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Approaching Your Child About Eating Disorders? Use These 3 Tips

By Expert HERWriter
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Approaching Your Child About Eating Disorders? Try These 3 Tips Scott Griessel-Creatista/PhotoSpin

Eating disorders can be very difficult to spot, yet according to the National Association of Anorexia Nervosa and Associated Disorders, up to 30 million men and women of all ages are suffering. The overwhelming majority are between 12 and 25 years old and female, with an estimated 10-15 percent being men.

In addition, about 50 percent of people with an eating disorder meet the criteria for depression. The long-term health risks are extremely serious. They include bone fractures, organ failure, heart failure, malnutrition, endocrine dysfunction and suicide.

Unrealistic media portrayal of women, and social pressures to be thin, are often cited as reasons that a man or woman will develop anorexia or bulimia. However, other causes can include addiction, obsessive compulsive habits, and the need to control especially in extremely stressful situations.

In adolescents and teenagers, changes in schools, moving, divorce, family dysfunction, trauma and bullying could be triggers.

Talking with a son or daughter about an eating disorder can be difficult. While the condition is widespread, those affected may become defensive, be in denial, or learn to hide the problem from those around them.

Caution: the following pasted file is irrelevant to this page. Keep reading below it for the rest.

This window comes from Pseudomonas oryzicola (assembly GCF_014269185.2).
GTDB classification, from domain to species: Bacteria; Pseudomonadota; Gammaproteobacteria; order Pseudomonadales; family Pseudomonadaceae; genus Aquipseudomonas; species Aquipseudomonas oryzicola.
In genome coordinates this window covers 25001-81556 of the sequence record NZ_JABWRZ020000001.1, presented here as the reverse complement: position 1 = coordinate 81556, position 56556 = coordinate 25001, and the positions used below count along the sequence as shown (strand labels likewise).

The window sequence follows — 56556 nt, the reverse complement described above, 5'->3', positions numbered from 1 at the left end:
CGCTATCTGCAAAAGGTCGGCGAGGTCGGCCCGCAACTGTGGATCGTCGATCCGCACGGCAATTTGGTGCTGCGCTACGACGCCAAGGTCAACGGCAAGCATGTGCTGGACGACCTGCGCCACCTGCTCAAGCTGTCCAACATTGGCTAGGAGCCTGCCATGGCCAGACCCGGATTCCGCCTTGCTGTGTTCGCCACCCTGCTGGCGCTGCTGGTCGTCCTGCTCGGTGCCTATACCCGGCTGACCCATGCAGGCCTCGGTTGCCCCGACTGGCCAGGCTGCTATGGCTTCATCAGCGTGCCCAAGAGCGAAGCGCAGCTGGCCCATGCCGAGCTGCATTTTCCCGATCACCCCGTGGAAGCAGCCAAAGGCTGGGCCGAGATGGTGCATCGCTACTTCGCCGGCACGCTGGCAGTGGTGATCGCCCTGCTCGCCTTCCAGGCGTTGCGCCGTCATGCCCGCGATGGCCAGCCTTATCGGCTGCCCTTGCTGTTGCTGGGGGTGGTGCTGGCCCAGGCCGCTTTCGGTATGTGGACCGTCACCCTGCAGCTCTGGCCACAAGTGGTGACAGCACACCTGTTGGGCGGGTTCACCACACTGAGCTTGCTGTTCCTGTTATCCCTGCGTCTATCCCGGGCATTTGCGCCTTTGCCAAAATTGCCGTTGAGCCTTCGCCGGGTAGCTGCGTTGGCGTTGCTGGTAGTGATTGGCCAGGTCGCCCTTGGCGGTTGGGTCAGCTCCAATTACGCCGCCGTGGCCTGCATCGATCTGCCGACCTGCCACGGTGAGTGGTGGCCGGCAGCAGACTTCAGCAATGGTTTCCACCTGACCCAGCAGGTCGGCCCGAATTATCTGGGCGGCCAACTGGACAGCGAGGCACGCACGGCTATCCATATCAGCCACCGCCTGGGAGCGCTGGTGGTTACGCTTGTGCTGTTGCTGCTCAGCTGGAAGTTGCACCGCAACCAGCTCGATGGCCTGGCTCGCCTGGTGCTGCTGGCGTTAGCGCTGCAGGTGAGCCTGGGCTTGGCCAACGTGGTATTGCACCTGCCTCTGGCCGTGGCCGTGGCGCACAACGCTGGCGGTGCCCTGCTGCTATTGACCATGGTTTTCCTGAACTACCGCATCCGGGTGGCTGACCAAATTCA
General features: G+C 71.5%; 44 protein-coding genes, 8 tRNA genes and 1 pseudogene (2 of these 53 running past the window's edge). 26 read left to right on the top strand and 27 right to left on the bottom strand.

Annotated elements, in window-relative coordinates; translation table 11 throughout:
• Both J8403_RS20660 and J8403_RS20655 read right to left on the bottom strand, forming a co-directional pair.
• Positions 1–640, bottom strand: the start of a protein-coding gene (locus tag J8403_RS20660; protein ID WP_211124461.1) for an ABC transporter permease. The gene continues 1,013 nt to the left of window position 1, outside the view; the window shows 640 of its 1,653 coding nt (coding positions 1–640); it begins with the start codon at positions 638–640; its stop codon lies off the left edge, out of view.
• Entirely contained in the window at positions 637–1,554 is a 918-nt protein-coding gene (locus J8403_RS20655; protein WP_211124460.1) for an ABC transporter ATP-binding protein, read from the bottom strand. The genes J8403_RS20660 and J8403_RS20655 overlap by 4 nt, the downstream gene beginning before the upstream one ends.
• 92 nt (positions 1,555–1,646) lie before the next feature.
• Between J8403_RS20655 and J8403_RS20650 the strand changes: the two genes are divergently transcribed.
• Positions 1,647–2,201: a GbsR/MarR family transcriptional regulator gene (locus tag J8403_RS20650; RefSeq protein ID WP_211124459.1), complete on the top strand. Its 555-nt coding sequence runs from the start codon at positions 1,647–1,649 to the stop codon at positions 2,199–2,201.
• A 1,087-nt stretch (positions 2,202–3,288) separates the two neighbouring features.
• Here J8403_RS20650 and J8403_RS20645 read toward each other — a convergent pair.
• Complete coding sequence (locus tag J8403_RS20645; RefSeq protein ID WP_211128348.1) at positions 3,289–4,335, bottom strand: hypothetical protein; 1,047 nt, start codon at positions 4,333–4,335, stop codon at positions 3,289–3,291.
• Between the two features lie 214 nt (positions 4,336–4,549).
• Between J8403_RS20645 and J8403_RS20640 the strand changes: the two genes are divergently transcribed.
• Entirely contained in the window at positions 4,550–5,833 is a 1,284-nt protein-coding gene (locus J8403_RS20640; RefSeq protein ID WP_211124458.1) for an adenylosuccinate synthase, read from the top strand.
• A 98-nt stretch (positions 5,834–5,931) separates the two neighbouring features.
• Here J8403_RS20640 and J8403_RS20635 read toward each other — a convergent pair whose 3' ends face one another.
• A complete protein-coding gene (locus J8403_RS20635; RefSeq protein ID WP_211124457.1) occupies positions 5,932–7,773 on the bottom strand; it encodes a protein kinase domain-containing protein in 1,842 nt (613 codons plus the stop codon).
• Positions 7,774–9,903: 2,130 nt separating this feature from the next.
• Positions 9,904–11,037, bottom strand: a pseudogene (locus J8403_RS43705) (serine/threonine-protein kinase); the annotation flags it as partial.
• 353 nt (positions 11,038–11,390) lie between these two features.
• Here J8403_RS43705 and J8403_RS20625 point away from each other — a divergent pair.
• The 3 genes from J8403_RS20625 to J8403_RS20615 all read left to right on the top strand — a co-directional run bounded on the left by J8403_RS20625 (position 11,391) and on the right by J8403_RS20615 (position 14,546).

Here are three tips as to how you can help someone with an eating disorder.

1) Do some research.

Learn ahead of time about anorexia and bulimia. Discover the patterns that can occur, and the reasons someone might be involved in an eating disorder. Find out about options for treatment, and long-term health effects. Know that this is not something to be ashamed of or fear. The family should not tiptoe around the issue. Instead, they should become educated.

2) Try not to judge or get angry.

But do be honest. Explain your concerns as the adult in their life. Work to have open communication, but be prepared for a negative reaction. Focus on love and support, while understanding what they are going through, and hear their concerns. This may be difficult, if something beyond social pressure or media comes up, such as trauma or bullying.

3) Find help.

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We value and respect our HERWriters' experiences, but everyone is different. Many of our writers are speaking from personal experience, and what's worked for them may not work for you. Their articles are not a substitute for medical advice, although we hope you can gain knowledge from their insight.

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